Ever get a day when nothing is going right? The kids are fighting. The pool turned green. Gas went up 15 cents. The peanut butter is gone. After all that, you might be thinking, “If I just had some chocolate.” Or a glass of wine. Or a big plate of mashed potatoes. What we eat can change how we feel—or—how we feel can determine what we eat.
Comfort foods vary with people. Some like a carton of ice cream and a spoon. A handful of M&Ms. A half a box of truffles. You seldom hear anyone wax poetic about a bowl of mashed carrots now, do you? Decadent is delightful when you need a pick-me-up.
But something good for you can be just as uplifting as the sugar shock… and last longer too. Dark chocolate helps. It might not be news but there is some science behind the notion that eating dark chocolate (1.4 ounces, to be exact) every day for two weeks reduces stress hormones. The study was done at the Nestle Research Center in Switzerland. Experts say it could be because of the antioxidants in the chocolate.
Carbohydrates aren’t the darlings of the diet set, but experts believe they can raise our moods because carbohydrates promote production of serotonin, a feel-good brain chemical.
You can’t go wrong with whole fruits and vegetables. An English study found that folks who ate plenty of whole fruits and vegetables felt less depressed than another group who ate lots of desserts, fried foods, processed meats, refined grains, and high-fat dairy products. Sounds like a lot of us, doesn’t it?
Fish has Omega-3s, which is a key mood-boosting nutrient our body doesn’t make. Oily, fatty fish such as salmon, tuna, sardines, and rainbow trout have plenty so make sure you eat some even if you feel so down you don’t want to eat anything at all. According to Eatingwell.com, “Omega-3s alter brain chemicals linked with mood—specifically dopamine and serotonin. (Low levels of serotonin are linked with depression, aggression, and suicidal tendencies, while dopamine is a ‘reward’ chemical that the brain releases in response to pleasurable experiences, such as eating or having sex.)” Please keep the cake and pass the salmon.
Here’s one you can’t afford too often: Saffron. Studies have found that the expensive spice can have the same effect as Prozac® and Tofranil®.
“Let’s sit down and have a nice cuppa tea, love.” This phrase is a Briticism you might hear on old English movies. Black, green or oolong tea with caffeine could pep up the old brain, says a study in The Journal of Nutrition, because theanine, an amino acid in these teas, works with caffeine to improve attention and focus. You need five to six 8-ounce cups a day—and a direct path to the bathroom.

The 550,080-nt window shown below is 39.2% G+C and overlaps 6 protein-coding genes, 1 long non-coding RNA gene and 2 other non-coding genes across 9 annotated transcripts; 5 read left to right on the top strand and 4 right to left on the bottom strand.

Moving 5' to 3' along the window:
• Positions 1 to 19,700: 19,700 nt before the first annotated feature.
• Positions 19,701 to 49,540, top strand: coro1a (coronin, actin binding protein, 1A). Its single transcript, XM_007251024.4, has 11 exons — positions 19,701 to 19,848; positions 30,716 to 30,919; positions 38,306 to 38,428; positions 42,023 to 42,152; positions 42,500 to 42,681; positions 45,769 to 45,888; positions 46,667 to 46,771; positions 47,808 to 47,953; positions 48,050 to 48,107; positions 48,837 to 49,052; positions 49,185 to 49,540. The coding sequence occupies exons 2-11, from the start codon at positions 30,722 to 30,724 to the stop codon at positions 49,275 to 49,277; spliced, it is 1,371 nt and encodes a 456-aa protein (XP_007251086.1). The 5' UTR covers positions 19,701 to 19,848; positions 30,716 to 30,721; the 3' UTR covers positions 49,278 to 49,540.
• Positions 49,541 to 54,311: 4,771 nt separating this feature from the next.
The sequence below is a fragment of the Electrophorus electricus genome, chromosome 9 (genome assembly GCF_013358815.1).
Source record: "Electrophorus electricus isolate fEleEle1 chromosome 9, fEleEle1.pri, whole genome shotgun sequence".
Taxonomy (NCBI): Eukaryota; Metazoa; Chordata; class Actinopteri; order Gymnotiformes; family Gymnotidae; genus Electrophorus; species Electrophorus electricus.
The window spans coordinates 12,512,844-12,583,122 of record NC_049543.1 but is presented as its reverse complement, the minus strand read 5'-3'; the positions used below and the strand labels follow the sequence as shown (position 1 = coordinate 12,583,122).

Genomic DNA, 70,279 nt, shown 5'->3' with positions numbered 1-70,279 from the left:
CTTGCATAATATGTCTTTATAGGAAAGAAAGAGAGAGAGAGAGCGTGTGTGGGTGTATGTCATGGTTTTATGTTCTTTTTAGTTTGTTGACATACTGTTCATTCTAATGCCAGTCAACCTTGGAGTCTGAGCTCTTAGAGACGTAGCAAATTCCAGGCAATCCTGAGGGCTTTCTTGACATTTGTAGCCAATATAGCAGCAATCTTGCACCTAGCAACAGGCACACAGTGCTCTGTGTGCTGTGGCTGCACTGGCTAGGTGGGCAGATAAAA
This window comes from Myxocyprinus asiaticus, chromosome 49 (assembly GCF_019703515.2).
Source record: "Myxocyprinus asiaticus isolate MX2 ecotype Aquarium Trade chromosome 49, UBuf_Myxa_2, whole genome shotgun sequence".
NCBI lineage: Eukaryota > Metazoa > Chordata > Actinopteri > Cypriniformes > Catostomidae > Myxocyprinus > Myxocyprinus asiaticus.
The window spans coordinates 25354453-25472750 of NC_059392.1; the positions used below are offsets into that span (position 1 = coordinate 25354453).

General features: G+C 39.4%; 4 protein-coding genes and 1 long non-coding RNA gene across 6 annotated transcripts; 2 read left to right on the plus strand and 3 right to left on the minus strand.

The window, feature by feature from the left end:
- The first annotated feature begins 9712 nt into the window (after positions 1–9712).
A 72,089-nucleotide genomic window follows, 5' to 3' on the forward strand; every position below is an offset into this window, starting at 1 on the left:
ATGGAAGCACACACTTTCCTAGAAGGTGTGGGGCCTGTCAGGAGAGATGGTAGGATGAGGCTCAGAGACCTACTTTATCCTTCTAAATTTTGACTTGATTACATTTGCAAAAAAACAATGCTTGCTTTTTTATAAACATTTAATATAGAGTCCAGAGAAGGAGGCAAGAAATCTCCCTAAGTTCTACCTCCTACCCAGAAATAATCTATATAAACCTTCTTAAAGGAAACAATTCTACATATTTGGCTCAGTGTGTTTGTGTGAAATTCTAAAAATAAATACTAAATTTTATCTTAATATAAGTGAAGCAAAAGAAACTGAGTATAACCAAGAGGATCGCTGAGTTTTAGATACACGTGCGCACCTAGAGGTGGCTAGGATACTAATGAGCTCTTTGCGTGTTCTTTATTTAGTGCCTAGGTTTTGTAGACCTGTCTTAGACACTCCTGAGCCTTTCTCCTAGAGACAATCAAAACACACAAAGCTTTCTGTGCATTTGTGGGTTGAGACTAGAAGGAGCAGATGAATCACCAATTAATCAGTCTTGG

It doesn’t take much imagination to come up with a healthy, happy, and tasty diet with the variety of mood-boosting foods. Make some brown rice as the carbohydrate component and, while it cooks, steam some carrot coins and bite-size pieces of green beans. When they are cooked, mix them together with a pinch or two of saffron. Now toss in a little cooked salmon.
Risotto is a winner. Cook short or medium grain rice in chicken stock, adding the stock a little at a time as the rice absorbs it, until the rice is almost done. Now toss in a good handful of frozen peas brought to room temperature and let the peas cook as the rice finishes. Stir in a cup or so of shredded Parmesan cheese at the last minute. It should be creamy. For a one-dish meal, add some medium shrimp with the peas and cook about four minutes or until they are just done.
Crack an Indian cookbook or borrow one from the library. You will find all sorts of delicious meals with whole grains and vegetables.
Gently sweat a chopped onion and some garlic in butter for a few minutes. Add a spoonful of curry powder and let it fry a minute or two. Now toss in a couple of potatoes cut in half-inch cubes and some salt and pepper. Cook the potatoes, tossing, until they get a little brown on the edges, about five minutes or so. Add enough yogurt to make it saucy with more curry powder if you can take the heat. Cook until the potatoes are tender and the sauce is a little thick. Serve with basmati rice and whole wheat tortillas.
Smile all the way to dessert.
article by TRENT ROWE
Trent Rowe is the food editor of Central Florida Health News.